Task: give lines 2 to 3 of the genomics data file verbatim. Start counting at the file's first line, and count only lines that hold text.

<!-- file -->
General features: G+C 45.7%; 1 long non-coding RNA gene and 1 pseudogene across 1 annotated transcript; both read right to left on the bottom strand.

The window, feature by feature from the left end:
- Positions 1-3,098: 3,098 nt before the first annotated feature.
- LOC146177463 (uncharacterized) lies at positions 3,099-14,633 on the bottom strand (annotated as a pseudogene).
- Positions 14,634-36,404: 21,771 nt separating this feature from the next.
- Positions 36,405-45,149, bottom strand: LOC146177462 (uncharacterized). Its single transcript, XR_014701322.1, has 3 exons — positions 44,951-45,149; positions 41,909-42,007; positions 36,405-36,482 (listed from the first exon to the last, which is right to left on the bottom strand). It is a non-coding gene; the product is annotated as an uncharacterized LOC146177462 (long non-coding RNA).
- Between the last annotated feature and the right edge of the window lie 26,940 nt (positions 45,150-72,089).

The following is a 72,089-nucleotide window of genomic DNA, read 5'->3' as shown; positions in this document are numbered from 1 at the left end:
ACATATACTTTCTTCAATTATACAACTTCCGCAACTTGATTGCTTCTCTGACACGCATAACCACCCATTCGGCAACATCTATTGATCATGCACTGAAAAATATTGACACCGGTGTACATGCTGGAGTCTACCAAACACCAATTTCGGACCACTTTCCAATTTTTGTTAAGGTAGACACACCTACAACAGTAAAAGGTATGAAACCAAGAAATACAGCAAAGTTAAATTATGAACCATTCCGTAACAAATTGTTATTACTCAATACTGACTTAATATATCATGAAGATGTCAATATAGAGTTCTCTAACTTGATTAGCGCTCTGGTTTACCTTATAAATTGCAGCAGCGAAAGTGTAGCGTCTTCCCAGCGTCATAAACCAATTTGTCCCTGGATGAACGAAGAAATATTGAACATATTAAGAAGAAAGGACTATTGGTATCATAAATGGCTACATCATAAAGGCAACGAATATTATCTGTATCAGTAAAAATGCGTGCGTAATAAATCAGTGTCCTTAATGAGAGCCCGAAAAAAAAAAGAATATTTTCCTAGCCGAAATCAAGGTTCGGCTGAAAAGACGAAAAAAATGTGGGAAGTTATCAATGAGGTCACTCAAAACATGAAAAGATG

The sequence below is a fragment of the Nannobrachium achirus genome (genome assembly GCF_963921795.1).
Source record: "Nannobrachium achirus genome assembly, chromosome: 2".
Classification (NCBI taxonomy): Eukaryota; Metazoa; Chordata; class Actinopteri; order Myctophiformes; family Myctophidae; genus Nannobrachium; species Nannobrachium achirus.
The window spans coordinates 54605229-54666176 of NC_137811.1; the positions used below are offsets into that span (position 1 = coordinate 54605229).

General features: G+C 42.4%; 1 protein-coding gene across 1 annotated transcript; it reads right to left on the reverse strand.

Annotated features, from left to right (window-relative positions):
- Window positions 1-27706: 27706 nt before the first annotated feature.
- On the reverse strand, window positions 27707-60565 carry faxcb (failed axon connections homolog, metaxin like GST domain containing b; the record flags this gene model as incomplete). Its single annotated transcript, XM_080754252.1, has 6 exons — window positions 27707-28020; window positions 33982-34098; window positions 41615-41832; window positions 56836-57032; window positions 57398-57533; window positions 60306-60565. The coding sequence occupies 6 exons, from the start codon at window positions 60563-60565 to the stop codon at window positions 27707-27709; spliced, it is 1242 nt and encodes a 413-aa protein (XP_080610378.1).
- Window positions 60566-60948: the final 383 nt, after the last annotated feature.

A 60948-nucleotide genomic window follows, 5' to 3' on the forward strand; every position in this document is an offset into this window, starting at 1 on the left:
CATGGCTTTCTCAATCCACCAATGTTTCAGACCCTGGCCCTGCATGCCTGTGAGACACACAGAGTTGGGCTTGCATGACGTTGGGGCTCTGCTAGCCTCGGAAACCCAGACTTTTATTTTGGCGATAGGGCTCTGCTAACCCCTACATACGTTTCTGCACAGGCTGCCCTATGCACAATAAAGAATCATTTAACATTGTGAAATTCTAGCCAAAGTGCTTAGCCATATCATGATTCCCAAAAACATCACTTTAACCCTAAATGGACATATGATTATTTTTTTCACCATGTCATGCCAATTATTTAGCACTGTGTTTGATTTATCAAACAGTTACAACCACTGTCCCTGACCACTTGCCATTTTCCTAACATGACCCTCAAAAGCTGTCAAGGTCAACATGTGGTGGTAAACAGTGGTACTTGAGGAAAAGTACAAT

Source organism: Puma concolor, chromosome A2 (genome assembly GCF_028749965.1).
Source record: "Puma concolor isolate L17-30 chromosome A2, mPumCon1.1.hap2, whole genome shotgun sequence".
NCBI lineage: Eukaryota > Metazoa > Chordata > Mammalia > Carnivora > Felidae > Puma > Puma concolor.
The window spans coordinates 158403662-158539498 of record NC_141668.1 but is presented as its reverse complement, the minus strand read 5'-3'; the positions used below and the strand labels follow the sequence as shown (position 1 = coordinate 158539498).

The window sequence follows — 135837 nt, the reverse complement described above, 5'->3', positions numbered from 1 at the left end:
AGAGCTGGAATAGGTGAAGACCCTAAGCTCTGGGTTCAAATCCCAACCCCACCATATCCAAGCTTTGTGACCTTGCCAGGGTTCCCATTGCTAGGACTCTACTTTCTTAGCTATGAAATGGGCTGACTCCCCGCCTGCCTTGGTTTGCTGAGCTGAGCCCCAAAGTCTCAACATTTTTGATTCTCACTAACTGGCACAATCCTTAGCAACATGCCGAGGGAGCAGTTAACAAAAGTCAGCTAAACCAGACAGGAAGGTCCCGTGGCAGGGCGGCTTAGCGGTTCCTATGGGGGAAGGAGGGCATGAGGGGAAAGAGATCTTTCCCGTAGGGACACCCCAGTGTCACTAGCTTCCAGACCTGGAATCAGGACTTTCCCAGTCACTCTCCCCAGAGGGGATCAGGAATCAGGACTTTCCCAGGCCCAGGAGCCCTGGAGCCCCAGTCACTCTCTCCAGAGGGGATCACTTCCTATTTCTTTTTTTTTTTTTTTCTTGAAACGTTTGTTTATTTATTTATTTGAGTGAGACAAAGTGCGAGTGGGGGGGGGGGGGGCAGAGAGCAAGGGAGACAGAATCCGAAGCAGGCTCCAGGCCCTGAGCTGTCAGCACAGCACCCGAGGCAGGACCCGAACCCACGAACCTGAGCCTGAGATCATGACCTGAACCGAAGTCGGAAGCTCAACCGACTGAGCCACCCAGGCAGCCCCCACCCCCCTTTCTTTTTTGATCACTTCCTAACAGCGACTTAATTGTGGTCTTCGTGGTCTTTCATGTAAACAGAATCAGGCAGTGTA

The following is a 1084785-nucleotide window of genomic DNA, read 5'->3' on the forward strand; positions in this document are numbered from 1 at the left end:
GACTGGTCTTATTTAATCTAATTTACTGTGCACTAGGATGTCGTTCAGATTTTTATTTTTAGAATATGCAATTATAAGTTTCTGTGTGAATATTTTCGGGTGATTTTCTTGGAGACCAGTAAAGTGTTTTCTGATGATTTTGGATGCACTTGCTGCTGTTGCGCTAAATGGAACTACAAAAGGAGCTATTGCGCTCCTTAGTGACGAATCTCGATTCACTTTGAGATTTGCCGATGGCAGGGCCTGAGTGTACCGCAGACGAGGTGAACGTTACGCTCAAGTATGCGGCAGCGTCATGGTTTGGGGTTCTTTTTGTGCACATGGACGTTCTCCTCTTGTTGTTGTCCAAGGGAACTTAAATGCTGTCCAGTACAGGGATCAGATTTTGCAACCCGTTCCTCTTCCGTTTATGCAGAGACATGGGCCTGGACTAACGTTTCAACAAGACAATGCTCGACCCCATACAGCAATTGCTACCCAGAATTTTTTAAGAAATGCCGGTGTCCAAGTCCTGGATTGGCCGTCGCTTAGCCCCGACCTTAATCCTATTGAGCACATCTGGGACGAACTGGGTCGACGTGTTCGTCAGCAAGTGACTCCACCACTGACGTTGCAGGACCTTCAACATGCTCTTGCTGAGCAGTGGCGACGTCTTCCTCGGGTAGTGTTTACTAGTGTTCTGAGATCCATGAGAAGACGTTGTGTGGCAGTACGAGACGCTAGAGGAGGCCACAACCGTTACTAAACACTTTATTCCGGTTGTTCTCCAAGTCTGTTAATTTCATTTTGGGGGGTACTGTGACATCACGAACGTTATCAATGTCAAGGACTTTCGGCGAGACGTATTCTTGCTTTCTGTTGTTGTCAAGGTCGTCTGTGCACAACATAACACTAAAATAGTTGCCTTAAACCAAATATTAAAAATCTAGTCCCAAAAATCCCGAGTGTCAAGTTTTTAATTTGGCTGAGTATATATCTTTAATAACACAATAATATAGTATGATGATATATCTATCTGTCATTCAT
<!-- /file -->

The window, feature by feature from the left end:
- Positions 1-3,098: 3,098 nt before the first annotated feature.